Lahinch was the course I liked best, despite the severity of the rough. It was as easy to lose a ball at Lahinch as on a waterlogged Florida course, especially when the wind got up. I did once find the result of an errant tee shot, perched on a large lump of marram grass on the top of a dune. I managed to make my way to the ball, took a three wood, swung it like a baseball bat and much to my astonishment watched the ball bend in a great sweeping hook down the fairway. On the 12th, a long par five along the river, the ideal line is toward the ruins of a castle across the road, where Lahinch’s second course sits.
After our round in Lahinch, we headed toward Sligo and Rosses Point, perhaps the least appreciated of Ireland’s great links courses outside of Ireland. On the way, we took a slight detour north to Drumcliffe Churchyard, to visit the grave of William Butler Yeats, the words of W. H. Auden guiding our pilgrimage. Recalling my favorite eulogy in all of English poetry, I hear Auden intoning his praise of Yeats.
“Earth, receive an honoured guest:
William Yeats is laid to rest.
Let the Irish vessel lie
Emptied of its poetry.”
The churchyard was deserted, the silhouette of Benbulben looming in the north, drawing the visitor’s eye as it drew Yeats’ affection. Yeats died in January, 1939, eight months before Hitler’s invasion of Poland and the official beginning of the Second World War. But the arc of history had already twisted toward sorrow, as Auden well knew, and Yeats’ death was a portent.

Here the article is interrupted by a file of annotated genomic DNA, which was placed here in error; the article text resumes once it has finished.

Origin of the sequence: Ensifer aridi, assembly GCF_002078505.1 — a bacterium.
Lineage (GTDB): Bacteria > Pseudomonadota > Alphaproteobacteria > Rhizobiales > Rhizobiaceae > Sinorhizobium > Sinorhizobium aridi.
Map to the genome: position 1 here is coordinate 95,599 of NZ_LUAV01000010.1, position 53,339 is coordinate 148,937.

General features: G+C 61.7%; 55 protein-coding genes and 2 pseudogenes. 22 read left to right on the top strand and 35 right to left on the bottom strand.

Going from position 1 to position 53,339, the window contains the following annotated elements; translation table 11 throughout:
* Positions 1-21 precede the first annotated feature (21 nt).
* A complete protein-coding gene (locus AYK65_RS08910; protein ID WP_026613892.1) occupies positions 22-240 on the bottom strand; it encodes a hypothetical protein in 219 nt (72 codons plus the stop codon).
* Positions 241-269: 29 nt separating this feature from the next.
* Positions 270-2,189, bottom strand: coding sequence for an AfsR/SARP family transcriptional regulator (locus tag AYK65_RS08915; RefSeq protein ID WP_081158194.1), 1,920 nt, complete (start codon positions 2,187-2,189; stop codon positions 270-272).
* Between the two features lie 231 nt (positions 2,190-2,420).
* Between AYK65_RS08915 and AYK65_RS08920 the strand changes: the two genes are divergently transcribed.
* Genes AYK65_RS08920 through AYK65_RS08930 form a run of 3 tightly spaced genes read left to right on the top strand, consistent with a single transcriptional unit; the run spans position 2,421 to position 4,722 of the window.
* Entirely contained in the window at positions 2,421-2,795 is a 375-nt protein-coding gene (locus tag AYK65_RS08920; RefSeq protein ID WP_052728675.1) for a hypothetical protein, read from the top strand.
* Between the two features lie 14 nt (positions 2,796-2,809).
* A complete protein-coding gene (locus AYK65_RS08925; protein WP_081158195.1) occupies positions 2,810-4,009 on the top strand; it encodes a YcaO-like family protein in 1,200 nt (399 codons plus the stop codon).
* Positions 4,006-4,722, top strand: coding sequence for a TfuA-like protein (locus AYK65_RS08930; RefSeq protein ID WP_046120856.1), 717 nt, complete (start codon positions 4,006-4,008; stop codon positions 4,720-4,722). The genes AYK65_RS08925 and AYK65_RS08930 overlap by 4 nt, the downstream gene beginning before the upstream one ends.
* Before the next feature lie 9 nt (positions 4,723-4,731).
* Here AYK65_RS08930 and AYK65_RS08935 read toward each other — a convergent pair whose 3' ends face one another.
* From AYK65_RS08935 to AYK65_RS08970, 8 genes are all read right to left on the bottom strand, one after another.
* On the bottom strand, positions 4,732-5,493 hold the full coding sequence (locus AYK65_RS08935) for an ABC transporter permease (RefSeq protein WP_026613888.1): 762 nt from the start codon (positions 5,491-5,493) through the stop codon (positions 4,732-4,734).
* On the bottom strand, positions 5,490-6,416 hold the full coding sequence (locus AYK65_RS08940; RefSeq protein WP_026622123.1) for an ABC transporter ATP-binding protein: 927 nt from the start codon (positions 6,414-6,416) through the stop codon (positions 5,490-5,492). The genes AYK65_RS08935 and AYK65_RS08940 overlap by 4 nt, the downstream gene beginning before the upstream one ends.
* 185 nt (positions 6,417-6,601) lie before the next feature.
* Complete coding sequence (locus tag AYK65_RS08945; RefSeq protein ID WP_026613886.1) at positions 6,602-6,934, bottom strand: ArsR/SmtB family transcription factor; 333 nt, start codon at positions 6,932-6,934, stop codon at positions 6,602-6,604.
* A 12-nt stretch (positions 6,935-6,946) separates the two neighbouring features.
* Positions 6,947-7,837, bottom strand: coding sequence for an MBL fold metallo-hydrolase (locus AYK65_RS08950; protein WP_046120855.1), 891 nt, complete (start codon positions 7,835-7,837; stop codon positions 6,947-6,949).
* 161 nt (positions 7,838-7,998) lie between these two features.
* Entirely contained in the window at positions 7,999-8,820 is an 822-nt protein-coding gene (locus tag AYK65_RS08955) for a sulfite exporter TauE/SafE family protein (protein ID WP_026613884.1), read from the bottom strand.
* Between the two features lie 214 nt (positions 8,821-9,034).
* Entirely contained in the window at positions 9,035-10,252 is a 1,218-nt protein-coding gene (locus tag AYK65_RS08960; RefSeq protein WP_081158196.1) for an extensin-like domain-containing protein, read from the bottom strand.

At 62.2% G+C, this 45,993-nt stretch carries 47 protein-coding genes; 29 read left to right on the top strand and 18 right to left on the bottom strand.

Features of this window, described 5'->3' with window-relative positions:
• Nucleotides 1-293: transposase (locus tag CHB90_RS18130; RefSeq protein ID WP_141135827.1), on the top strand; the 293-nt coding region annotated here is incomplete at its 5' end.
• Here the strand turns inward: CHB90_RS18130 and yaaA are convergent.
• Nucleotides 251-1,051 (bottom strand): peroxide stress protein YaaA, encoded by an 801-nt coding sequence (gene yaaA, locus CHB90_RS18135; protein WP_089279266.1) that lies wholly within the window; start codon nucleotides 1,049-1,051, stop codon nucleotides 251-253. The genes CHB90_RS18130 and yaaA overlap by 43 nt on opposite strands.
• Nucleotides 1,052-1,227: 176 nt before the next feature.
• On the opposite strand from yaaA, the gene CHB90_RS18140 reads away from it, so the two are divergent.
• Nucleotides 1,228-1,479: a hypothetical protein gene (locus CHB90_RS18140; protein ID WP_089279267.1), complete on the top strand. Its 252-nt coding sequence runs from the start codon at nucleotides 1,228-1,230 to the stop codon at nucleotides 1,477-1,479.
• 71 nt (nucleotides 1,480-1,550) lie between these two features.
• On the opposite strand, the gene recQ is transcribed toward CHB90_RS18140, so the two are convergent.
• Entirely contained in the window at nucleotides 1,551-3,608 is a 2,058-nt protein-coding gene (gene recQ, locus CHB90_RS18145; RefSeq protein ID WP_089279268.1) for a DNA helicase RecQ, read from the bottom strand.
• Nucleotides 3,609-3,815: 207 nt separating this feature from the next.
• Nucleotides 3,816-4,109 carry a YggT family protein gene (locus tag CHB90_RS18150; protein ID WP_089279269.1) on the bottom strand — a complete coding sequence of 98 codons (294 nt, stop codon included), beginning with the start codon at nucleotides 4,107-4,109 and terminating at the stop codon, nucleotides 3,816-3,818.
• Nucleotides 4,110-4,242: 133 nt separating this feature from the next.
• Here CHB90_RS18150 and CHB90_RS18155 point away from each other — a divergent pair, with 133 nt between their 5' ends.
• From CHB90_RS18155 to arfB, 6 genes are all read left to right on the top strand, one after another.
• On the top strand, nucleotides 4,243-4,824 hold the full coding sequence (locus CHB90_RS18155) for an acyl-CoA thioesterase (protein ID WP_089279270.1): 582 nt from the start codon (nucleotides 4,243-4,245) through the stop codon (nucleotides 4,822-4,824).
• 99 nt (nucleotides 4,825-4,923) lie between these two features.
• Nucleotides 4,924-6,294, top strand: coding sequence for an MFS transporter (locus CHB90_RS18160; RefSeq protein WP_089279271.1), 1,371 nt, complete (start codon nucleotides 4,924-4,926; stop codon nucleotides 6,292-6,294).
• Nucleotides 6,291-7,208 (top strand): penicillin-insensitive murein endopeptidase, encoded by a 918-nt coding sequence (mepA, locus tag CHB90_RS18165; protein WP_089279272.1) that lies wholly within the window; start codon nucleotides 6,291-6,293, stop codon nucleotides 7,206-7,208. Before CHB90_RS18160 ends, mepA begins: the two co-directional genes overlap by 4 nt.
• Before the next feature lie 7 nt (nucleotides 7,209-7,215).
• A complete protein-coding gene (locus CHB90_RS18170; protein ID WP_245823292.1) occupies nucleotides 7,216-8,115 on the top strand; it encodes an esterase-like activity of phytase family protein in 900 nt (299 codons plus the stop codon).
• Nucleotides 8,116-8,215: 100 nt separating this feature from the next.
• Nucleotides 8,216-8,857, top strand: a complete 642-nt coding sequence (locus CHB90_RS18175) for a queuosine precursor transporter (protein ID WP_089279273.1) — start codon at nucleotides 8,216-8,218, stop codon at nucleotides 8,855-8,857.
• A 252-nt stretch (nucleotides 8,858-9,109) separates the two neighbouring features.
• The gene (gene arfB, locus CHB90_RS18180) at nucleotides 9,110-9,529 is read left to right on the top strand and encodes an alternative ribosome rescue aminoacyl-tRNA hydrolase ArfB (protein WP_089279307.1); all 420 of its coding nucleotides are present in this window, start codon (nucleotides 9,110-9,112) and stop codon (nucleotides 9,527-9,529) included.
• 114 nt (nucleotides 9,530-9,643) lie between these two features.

“In the nightmare of the dark
All the dogs of Europe bark”
In the aftermath of Hitler’s attack on the U.K., golf courses contributed to the war effort. Saunton Golf Club in southwest England, for example, was converted to a “battle training ground.” Royal St George lost two holes to an anti-aircraft battery, and many other coastal courses were requisitioned for military use. One of Scotland’s Rota courses was drafted into duty by the RAF. This is from Turnberry’s website:
“War was declared against Germany in 1939, and soon it was again difficult to imagine that Turnberry had ever been anything but an airfield. The hotel was commissioned as a hospital afresh, and the courses were converted into a Royal Air Force flying school. It is thought that as many as 200 died at Turnberry, and the heavier aircraft and machinery of the Second World War damaged the grounds even more severely than those of the First.”
The B & B in Sligo featured several shelves groaning with trophies and a wall cloaked with ribbons, along with framed photos of Irish dancers (and this long before the Riverdance craze). Edmund admired the display and then turned to the lady who had met us at the door.
“Are you a dancer then?”
“Oh, no,” she said, blushing. “That would be my daughters.” Edmund took a closer look at the plaques on the wall, and turned back to her with a smile. “Well,” he said, “I see you’ve bred the National Champion!”
We were surprised the next morning when we pulled into Rosses Point, the popular name for the Sligo County Courses, to see the car park full. We walked into the pro shop, and Edmund asked, “what’s the occasion?”
“It’s an All Irish Four Ball,” he was told.
“Ah,” Edmund said, “my friend from America’s here and we were hoping to play today.”
“No worries,” he said. “We can find a spot for you.”